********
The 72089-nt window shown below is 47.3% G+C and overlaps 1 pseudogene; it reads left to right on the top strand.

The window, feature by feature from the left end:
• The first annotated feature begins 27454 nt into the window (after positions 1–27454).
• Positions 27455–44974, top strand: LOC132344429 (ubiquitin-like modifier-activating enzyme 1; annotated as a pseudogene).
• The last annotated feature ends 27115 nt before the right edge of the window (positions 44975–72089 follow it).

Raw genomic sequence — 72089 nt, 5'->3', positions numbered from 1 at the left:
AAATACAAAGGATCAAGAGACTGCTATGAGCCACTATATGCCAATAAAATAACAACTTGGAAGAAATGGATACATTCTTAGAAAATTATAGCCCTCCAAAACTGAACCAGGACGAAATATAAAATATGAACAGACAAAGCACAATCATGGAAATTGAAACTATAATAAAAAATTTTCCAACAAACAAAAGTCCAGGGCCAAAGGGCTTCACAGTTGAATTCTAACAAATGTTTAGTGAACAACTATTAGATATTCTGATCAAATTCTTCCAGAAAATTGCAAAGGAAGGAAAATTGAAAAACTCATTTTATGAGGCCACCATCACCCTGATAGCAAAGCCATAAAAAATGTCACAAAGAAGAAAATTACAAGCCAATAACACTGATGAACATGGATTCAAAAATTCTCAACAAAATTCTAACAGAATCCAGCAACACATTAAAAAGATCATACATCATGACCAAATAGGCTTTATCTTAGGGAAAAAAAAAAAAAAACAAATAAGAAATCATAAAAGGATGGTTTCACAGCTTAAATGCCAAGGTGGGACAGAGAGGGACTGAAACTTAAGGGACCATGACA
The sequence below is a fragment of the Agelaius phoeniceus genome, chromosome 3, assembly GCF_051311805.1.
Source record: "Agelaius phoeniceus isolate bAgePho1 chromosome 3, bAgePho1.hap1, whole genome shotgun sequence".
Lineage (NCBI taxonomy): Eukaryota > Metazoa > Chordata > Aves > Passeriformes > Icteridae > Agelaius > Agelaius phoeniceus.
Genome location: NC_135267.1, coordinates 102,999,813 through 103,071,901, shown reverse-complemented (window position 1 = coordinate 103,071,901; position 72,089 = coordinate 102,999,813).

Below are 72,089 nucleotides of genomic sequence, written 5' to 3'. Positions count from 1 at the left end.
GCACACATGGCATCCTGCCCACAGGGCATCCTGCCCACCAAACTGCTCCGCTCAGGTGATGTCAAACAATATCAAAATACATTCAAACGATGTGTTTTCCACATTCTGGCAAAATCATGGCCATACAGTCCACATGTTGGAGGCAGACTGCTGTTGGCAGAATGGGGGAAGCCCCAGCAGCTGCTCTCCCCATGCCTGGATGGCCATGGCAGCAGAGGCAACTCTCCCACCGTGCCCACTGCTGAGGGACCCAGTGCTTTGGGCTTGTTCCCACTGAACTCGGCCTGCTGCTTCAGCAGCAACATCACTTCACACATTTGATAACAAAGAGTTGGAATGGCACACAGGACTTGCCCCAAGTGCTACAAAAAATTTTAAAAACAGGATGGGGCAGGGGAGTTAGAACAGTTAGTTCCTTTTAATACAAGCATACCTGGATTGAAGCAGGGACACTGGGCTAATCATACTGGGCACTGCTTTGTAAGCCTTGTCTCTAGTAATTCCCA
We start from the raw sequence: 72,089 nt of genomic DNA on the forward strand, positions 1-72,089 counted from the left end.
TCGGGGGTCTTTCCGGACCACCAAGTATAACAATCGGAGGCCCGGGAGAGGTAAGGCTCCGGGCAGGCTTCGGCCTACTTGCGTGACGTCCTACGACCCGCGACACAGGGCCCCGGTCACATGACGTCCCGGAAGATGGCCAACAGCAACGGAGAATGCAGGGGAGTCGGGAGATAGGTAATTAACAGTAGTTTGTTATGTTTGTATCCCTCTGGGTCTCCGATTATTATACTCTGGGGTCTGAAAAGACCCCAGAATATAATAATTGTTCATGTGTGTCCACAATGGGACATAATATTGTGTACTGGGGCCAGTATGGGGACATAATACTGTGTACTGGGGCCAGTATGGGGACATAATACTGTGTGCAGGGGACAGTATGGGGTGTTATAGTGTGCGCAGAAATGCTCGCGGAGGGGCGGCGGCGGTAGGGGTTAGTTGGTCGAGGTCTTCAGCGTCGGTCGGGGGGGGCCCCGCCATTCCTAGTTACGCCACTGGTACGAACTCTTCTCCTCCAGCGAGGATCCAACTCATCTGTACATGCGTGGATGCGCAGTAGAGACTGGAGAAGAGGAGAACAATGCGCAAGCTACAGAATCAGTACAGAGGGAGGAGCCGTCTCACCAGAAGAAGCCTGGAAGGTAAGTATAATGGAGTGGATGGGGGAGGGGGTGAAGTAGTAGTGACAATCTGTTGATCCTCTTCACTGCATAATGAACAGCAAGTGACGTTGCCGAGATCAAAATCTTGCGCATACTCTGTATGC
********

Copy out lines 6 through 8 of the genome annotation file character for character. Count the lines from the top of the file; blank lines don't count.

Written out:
Raw genomic sequence — 72089 nt, 5'->3', positions numbered from 1 at the left:
AAATACAAAGGATCAAGAGACTGCTATGAGCCACTATATGCCAATAAAATAACAACTTGGAAGAAATGGATACATTCTTAGAAAATTATAGCCCTCCAAAACTGAACCAGGACGAAATATAAAATATGAACAGACAAAGCACAATCATGGAAATTGAAACTATAATAAAAAATTTTCCAACAAACAAAAGTCCAGGGCCAAAGGGCTTCACAGTTGAATTCTAACAAATGTTTAGTGAACAACTATTAGATATTCTGATCAAATTCTTCCAGAAAATTGCAAAGGAAGGAAAATTGAAAAACTCATTTTATGAGGCCACCATCACCCTGATAGCAAAGCCATAAAAAATGTCACAAAGAAGAAAATTACAAGCCAATAACACTGATGAACATGGATTCAAAAATTCTCAACAAAATTCTAACAGAATCCAGCAACACATTAAAAAGATCATACATCATGACCAAATAGGCTTTATCTTAGGGAAAAAAAAAAAAAAACAAATAAGAAATCATAAAAGGATGGTTTCACAGCTTAAATGCCAAGGTGGGACAGAGAGGGACTGAAACTTAAGGGACCATGACA
The sequence below is a fragment of the Agelaius phoeniceus genome, chromosome 3, assembly GCF_051311805.1.